Escape From Ohio [3:11]
There were twenty, maybe twenty-five of us
Drivin’ out to California in a bus
We were lookin’ for a good time
And a radio station we could trust
Suddenly we heard an angry thud
And our mighty chariot turned into a dud
We were stopped there in our tracks man
Adjacent to some cows chewin’ their cud
Lord please send some mercy down to me
(Fifty miles south of Bowling Green)
This will clearly never be my scene
(Why does every city start with C?)
There’s only one sure thing that I know
I’ve got to get out of Ohio
’til then I’ll never feel love
They say that what you give is what you gonna get
Then it’s no wonder everything’s gone to shi
’cause they’re givin’ us John Boehner
And you better believe they’re givin’ us Jean Schmidt
Now the floodgates of hell have opened wide
And it’s a bad idea, all politics aside
To go and roll out Joe the Plumber
Just to make sure our minds get properly fried
Lord be merciful and let me die
(Fifteen miles south of Lodi)
Round on both ends and the middle’s high
(What’s so great about a buckeye?)
Pulled by its riptide and undertow
There’s no escaping from Ohio
I’ll never get to feel love
The walls there are closin’ in
And I’m just in sight of Michigan
The only way that I’ll attain ya
Is if I get over to Pennsylvania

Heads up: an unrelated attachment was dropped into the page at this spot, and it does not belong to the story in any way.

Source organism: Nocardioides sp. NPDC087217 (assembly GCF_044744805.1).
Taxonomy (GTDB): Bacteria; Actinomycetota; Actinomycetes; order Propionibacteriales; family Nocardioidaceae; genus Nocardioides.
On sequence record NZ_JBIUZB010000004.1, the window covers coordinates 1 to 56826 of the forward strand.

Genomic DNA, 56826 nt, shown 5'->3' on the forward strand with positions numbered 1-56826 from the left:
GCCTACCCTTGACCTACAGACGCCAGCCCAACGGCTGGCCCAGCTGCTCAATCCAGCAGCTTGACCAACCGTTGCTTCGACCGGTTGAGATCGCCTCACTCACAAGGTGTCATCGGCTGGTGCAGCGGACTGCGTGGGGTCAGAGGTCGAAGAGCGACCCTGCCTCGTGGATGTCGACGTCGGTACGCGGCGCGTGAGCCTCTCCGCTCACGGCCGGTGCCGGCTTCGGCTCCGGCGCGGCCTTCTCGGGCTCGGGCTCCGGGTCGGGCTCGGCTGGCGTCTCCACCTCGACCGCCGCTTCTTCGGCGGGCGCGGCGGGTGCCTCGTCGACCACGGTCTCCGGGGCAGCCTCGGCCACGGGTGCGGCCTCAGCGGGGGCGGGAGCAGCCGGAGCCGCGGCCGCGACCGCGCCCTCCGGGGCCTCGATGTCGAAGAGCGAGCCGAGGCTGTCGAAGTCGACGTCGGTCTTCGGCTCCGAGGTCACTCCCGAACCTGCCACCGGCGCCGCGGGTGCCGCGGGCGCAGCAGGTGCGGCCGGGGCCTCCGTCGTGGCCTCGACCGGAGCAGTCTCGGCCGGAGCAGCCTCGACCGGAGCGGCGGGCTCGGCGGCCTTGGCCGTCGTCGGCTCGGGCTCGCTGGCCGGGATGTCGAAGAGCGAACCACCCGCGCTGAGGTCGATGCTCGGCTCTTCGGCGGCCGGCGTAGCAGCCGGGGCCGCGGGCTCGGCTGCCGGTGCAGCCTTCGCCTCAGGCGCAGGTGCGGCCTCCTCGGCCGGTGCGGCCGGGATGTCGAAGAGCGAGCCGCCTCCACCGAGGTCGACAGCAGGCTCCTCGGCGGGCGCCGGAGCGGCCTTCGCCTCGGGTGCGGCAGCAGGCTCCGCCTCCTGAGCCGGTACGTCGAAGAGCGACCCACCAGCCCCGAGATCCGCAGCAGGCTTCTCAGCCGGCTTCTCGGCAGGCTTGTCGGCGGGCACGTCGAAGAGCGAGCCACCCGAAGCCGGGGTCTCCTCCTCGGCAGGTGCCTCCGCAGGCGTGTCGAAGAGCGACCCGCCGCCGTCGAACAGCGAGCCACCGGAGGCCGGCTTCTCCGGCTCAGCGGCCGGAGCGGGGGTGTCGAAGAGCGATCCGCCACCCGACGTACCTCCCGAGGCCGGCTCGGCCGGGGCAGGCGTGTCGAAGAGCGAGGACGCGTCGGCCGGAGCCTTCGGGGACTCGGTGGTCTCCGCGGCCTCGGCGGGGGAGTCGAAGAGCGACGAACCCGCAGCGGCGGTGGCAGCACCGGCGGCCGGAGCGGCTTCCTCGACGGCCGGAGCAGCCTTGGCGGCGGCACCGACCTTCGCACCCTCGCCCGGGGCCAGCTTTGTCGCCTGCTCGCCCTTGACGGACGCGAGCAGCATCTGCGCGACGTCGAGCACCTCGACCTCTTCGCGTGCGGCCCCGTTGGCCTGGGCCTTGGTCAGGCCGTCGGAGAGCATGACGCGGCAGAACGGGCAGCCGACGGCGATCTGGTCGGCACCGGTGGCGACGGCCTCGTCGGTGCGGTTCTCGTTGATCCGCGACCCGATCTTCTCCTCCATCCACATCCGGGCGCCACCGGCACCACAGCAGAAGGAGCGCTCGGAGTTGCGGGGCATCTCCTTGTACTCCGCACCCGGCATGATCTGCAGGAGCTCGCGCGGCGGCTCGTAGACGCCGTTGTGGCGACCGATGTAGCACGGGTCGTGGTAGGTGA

Except for GBV and Devo
Nothing seems to redeem Ohio
It is the state that killed my love
(Hey!) Don’t you wanna come with me?
(Hey!) And make a break for Kentucky
(Hey!) I still got somethin’ to put in ya
(Hey!) But we’ll have to go to West Virginia
And I’ve heard great things about Indiana too
Notes: The states mentioned all border Ohio.
Though it is not as well known as the one in Kentucky, there is a Bowling Green in Ohio.
Lodi, Ohio is on the border with West Virginia; to be south of it would put you into Mothman territory.
A riddle among schoolchildren in the areas surrounding Ohio is “Which state is high in the middle and round on both ends?
The answer is a play on the spelling of Ohio – O-HI-O.
John Boehner and Jean Schmidt are both members of Congress for Ohio.
Joe the Plumber became part of American political history when asking then-candidate Barack Obama, who was campaigning in Ohio at the time, whether his taxes would go up. Joe went on to campaign for Republican nominee John McCain.